KDPOF Celebrates Release of IEEE 802.3cz-2023 Standard

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KDPOF Celebrates Release of IEEE 802.3cz-2023 Standard

KDPOF welcomes the publication of the IEEE 802.3cz-2023 standard “IEEE Standard for Ethernet Amendment 7: Physical Layer Specifications and Management Parameters for multi-gigabit glass optical fiber automotive Ethernet” with the final release by the IEEE Standards Association (IEEE SA). This amendment to IEEE Std 802.3-2022 adds Physical Layer specifications and management parameters for 2.5 Gb/s, 5 Gb/s, 10 Gb/s, 25 Gb/s, and 50 Gb/s operation on glass optical fiber in an automotive environment.

New Standard Defines Physical Layer Specifications and Management Parameters for Multi-gigabit Glass Optical Fiber Automotive Ethernet

Rubén Pérez de Aranda is KDPOF CTO and Co-founder, as well as IEEE Senior Member and active participant in the IEEE 802.3 working group“We’re very excited about this major milestone for optical automotive multi-gigabit Ethernet,” stated Rubén Pérez de Aranda, KDPOF CTO and Co-founder, as well as IEEE Senior Member and active participant in the IEEE 802.3 working group. “The 802.3 Task Force includes numerous individuals affiliated with key carmakers, such as PSA, Toyota, BMW, Ford, GM, and Volvo; Tier 1 suppliers; and components suppliers. Many thanks to all contributors and supporters for making optical in-vehicle Ethernet networks of up to 50 Gb/s a reality!”

Future-proof: Robust, Low Power, Scalable

The IEEE 802.3cz-2023 (nGBASE-AU) standard has been designed from scratch with the goal of meeting stringent automotive requirements. The use of glass optical fiber improves power consumption. In addition, it is more resilient to aging problems. It is absolutely future-proof since ECUs can be upgraded to higher speeds while keeping the same harness.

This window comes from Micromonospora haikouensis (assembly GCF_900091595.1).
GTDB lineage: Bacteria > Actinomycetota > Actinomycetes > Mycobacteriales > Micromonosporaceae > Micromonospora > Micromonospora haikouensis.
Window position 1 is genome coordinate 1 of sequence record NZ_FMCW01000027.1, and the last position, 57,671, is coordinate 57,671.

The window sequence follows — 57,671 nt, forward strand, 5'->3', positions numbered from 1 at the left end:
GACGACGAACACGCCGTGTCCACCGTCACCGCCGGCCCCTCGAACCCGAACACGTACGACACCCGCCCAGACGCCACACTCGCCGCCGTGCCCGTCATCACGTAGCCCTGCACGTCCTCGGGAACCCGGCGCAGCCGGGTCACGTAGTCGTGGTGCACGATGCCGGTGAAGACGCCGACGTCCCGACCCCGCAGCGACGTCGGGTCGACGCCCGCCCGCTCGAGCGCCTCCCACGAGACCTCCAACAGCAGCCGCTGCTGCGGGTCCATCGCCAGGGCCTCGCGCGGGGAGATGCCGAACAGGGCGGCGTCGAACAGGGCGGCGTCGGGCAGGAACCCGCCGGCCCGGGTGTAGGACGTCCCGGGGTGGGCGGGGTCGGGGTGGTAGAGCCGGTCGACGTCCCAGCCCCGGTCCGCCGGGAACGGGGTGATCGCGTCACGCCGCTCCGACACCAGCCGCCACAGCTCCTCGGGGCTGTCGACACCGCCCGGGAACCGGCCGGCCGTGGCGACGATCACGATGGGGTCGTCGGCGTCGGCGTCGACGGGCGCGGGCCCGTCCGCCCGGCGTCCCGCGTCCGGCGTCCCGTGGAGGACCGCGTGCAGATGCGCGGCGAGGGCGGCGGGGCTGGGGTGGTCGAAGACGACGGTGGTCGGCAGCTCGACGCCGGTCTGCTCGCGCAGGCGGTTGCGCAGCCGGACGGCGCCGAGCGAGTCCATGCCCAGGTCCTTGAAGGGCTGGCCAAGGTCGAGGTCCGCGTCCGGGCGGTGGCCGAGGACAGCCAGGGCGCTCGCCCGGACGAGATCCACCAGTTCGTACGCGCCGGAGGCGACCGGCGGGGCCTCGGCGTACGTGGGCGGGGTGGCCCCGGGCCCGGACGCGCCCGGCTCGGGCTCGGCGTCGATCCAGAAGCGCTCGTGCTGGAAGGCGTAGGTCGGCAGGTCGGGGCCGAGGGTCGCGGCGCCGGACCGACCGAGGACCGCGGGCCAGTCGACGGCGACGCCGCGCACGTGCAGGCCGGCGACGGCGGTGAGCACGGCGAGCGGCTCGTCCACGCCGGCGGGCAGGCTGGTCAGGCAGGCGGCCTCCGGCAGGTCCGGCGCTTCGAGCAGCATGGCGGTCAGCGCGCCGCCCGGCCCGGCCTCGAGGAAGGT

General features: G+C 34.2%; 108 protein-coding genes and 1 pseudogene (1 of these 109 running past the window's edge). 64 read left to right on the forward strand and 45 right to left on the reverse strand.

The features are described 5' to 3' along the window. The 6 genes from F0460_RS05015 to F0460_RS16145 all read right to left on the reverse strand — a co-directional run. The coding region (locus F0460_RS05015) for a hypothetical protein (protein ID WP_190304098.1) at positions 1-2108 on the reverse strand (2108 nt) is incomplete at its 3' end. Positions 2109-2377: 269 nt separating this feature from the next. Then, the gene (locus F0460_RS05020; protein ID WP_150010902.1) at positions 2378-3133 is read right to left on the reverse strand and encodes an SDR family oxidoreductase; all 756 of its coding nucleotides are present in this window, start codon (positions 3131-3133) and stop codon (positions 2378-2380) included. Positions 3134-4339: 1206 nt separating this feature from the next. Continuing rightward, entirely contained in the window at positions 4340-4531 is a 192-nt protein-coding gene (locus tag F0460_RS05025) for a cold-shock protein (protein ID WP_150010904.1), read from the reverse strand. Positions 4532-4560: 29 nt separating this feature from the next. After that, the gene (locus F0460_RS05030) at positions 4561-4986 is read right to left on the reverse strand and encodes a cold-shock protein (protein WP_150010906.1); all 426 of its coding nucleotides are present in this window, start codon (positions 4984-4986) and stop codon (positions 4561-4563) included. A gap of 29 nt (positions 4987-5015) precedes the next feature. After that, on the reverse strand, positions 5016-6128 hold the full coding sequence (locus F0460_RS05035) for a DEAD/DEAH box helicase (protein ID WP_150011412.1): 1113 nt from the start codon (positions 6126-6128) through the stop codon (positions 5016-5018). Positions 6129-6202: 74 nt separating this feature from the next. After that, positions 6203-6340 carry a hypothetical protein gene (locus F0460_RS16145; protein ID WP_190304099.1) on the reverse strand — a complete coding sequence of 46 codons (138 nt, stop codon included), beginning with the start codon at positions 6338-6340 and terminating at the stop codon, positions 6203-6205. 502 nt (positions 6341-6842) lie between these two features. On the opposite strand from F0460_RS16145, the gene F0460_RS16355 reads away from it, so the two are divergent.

Luis Manuel Torres is Principal System Architect at KDPOF and active member at IEEE Standards Association“As of today, the IEEE 802.3cz standard technology provides the only existing solution for 25 Gb/s and 50 Gb/s single lane connections with 4 inline connectors and a maximum length of 40 meters in the car over OM3 multimode fiber,” added Luis Manuel Torres, Principal System Architect at KDPOF and active member at IEEE Standards Association.

The standard specifies speeds of 2.5, 5, 10, 25, and 50 Gb/s per lane. It meets automotive temperature requirements of -40 °C to +105 °C and OEM reliability requirements with a minimum of 15 years of operation with 10 FIT. The maximum link length is 40 meters with 4 inline connectors. The solution is affordable since the higher optical power budget allows lower tolerance connectors. Additionally, the OM3 fiber is widely used, ensuring high volume production. An almost ideal communication channel allows a much simpler physical layer with a lower DSP/equalization complexity and no echo cancellation, resulting in lower power consumption, lower latency, a smaller silicon area, and overall lower-cost solution. A specially dedicated Operations, Administration, and Maintenance (OAM) side channel is available for dependability and link management.

The Automotive Future is Optical

For higher speeds, automotive requirements demand this movement from copper to optical physical data transmission. Optical Ethernet connectivity perfectly solves vehicles’ challenges and electrical interference thanks to its unbeatable electromagnetic compatibility, reliability, and low cost:

EMC: Fiber is inherently immune to electromagnetic interferences and does not emit interference, thus saving an immense amount of additional development time and cost.

Temperature: Fiber cables withstand extreme temperature ranges from -40 ºC up to +125ºC for operation ambient.

Power consumption: A simpler channel allows for a lower power consumption than copper, thanks to a simpler DSP/equalization and no need for echo cancelling.

Reliability/Durability: The selection of the 980 nm wavelength allows VCSEL devices to comply with automotive reliability and lifetime.

Inline Connectors: As no shielding is needed, connectors are smaller and mechanically more robust.

Power Budget: In contrast to copper, up to 4 inline connectors for a speed of 25 Gb/s and 2 inline connectors for 50 Gb/s can be inserted over a length of 40 meters. With copper it is only possible to insert 2 inline connectors with a maximum length of 11 meters and 25 Gb/s.

Cost-effective: The lower diameter of the OM3 fiber results in significant cost efficiency. In comparison, copper-shielded differential pairs (SDP) proposed for 25GBASE-T1 are AWG26 (0.14 mm^2) and AWG24 (0.22 mm^2). For reference, the Cat 6A cable is usually AWG23.

The IEEE 802.3cz-2023 Standard is available for download here.